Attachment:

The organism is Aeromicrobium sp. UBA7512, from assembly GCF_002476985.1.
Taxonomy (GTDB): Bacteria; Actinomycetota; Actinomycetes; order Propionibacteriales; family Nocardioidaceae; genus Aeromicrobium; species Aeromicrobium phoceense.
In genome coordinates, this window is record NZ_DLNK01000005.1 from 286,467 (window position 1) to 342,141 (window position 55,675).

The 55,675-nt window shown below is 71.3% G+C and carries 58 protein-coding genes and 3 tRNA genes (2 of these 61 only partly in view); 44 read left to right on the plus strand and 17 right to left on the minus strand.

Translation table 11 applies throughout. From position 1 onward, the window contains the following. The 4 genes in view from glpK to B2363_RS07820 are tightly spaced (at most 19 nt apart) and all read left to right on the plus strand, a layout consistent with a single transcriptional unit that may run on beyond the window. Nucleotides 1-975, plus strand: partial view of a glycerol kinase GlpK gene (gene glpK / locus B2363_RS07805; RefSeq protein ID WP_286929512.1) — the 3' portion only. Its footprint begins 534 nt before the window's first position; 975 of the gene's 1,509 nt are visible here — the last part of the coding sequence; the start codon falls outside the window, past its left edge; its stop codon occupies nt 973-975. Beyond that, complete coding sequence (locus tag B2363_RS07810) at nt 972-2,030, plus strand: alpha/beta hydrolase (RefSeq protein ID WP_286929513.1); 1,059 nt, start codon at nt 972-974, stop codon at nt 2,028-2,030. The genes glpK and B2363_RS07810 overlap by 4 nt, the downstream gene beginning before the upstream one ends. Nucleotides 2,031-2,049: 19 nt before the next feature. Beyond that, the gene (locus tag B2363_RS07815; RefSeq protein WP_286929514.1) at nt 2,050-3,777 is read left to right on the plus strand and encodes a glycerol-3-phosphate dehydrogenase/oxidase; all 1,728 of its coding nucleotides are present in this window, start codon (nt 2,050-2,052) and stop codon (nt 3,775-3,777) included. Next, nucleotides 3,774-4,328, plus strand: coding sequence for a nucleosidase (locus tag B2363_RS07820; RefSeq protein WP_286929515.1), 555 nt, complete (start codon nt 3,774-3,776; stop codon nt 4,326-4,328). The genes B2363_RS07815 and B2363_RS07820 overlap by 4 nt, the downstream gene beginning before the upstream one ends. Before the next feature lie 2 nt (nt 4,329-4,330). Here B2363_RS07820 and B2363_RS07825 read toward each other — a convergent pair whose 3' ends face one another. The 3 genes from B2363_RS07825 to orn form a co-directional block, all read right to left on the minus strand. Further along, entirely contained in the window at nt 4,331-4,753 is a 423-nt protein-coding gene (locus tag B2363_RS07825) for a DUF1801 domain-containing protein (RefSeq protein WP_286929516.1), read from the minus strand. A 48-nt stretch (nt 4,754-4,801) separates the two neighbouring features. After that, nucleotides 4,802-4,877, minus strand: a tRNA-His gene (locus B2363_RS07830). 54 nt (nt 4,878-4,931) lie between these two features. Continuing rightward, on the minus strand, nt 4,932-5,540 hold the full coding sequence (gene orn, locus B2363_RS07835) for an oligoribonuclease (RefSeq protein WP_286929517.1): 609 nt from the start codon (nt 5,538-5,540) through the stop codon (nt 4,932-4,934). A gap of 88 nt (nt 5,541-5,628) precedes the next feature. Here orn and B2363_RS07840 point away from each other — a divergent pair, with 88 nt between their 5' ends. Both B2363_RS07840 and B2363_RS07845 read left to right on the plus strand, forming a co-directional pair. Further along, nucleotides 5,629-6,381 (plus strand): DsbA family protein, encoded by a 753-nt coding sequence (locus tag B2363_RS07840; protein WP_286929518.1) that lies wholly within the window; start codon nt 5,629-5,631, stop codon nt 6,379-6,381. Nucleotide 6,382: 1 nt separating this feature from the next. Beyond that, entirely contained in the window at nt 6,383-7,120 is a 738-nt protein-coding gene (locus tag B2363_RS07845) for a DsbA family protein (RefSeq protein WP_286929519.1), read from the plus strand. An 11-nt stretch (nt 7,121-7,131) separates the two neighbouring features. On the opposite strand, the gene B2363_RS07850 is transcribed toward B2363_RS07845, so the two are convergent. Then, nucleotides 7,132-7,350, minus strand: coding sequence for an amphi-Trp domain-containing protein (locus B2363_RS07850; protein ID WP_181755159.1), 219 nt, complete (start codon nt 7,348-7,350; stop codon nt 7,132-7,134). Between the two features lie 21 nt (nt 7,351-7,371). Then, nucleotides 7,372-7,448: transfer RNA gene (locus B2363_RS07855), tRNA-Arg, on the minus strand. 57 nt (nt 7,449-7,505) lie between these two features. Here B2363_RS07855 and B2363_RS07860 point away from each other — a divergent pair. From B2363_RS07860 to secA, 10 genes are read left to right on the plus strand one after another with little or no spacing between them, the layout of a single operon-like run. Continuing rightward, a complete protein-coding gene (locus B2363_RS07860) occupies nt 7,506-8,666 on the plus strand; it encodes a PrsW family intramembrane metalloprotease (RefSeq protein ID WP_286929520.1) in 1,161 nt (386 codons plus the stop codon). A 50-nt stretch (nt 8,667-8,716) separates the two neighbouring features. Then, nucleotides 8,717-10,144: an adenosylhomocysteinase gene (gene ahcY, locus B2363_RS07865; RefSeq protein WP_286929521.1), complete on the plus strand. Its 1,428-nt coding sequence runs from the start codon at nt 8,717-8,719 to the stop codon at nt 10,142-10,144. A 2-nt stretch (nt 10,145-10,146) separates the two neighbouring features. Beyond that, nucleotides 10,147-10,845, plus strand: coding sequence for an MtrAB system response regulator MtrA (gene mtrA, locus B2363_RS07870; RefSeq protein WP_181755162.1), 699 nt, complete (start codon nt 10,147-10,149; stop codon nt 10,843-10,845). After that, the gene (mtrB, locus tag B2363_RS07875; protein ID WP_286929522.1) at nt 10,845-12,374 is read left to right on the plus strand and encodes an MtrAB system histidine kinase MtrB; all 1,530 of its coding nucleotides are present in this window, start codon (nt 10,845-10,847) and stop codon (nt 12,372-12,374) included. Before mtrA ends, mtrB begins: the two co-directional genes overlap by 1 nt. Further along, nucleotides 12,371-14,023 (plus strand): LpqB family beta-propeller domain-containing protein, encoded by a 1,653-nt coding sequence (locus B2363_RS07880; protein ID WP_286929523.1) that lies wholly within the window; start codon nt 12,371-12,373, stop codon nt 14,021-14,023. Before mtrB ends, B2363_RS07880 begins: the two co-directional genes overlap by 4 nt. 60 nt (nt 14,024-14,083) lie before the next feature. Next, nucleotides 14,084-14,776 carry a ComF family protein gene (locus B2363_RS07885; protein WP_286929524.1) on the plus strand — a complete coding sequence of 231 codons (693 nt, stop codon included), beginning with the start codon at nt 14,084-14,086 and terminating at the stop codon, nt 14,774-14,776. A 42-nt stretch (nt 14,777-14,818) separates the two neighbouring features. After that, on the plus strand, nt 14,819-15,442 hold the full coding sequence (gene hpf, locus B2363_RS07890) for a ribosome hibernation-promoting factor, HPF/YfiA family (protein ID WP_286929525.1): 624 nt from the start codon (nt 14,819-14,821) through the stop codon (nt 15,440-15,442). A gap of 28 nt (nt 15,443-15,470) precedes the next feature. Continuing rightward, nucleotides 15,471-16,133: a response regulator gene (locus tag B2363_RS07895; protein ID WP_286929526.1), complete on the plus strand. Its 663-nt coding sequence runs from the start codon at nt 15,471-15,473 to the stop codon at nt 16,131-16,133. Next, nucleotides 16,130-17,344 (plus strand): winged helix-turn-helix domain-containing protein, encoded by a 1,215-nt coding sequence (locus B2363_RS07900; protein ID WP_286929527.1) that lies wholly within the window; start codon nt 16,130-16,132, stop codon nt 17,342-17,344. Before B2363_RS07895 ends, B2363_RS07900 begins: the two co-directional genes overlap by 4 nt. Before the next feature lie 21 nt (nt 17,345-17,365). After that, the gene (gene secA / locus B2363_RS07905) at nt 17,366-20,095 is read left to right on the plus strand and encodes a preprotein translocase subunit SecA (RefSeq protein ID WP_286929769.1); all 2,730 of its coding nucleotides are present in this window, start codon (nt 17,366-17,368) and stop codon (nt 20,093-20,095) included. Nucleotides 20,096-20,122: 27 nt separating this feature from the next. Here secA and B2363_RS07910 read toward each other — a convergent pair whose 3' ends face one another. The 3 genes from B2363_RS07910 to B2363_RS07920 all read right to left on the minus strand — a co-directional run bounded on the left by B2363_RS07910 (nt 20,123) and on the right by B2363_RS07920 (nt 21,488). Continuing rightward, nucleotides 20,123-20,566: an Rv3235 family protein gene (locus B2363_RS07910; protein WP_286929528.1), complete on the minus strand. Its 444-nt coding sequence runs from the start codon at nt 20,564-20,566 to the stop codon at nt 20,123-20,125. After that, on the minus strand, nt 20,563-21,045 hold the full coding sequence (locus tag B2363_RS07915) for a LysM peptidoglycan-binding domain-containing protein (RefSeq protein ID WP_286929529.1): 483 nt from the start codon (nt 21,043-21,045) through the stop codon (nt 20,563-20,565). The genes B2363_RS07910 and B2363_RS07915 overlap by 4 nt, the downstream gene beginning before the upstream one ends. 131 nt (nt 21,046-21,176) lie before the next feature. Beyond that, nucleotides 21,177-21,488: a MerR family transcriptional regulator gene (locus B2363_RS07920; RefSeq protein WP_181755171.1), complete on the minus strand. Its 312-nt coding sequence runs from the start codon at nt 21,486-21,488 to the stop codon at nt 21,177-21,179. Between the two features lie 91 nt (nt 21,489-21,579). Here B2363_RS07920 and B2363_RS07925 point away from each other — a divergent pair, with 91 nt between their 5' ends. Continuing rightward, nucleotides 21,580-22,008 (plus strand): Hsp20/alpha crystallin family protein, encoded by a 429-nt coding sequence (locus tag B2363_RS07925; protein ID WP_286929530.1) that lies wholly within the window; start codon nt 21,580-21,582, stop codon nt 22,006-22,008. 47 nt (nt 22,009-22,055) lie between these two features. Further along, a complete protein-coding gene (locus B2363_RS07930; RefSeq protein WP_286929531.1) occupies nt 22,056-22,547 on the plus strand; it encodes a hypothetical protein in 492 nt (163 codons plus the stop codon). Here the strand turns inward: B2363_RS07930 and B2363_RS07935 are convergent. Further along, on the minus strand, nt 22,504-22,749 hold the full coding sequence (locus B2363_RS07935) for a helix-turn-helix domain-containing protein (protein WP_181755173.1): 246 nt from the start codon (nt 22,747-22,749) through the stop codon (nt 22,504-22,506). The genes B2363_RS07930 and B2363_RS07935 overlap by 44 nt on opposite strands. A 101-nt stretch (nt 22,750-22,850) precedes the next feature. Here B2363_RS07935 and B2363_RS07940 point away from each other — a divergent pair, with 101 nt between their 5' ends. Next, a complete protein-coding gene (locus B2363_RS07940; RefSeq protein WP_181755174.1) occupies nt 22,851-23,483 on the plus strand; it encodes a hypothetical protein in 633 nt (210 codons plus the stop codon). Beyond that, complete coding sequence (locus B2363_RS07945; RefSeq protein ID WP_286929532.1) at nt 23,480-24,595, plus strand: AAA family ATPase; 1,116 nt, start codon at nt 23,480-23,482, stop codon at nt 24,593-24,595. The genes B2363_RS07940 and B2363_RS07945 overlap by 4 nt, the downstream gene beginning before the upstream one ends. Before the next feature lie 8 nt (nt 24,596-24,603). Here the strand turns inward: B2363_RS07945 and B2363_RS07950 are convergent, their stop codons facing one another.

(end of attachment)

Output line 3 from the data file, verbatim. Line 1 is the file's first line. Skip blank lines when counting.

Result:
In genome coordinates, this window is record NZ_DLNK01000005.1 from 286,467 (window position 1) to 342,141 (window position 55,675).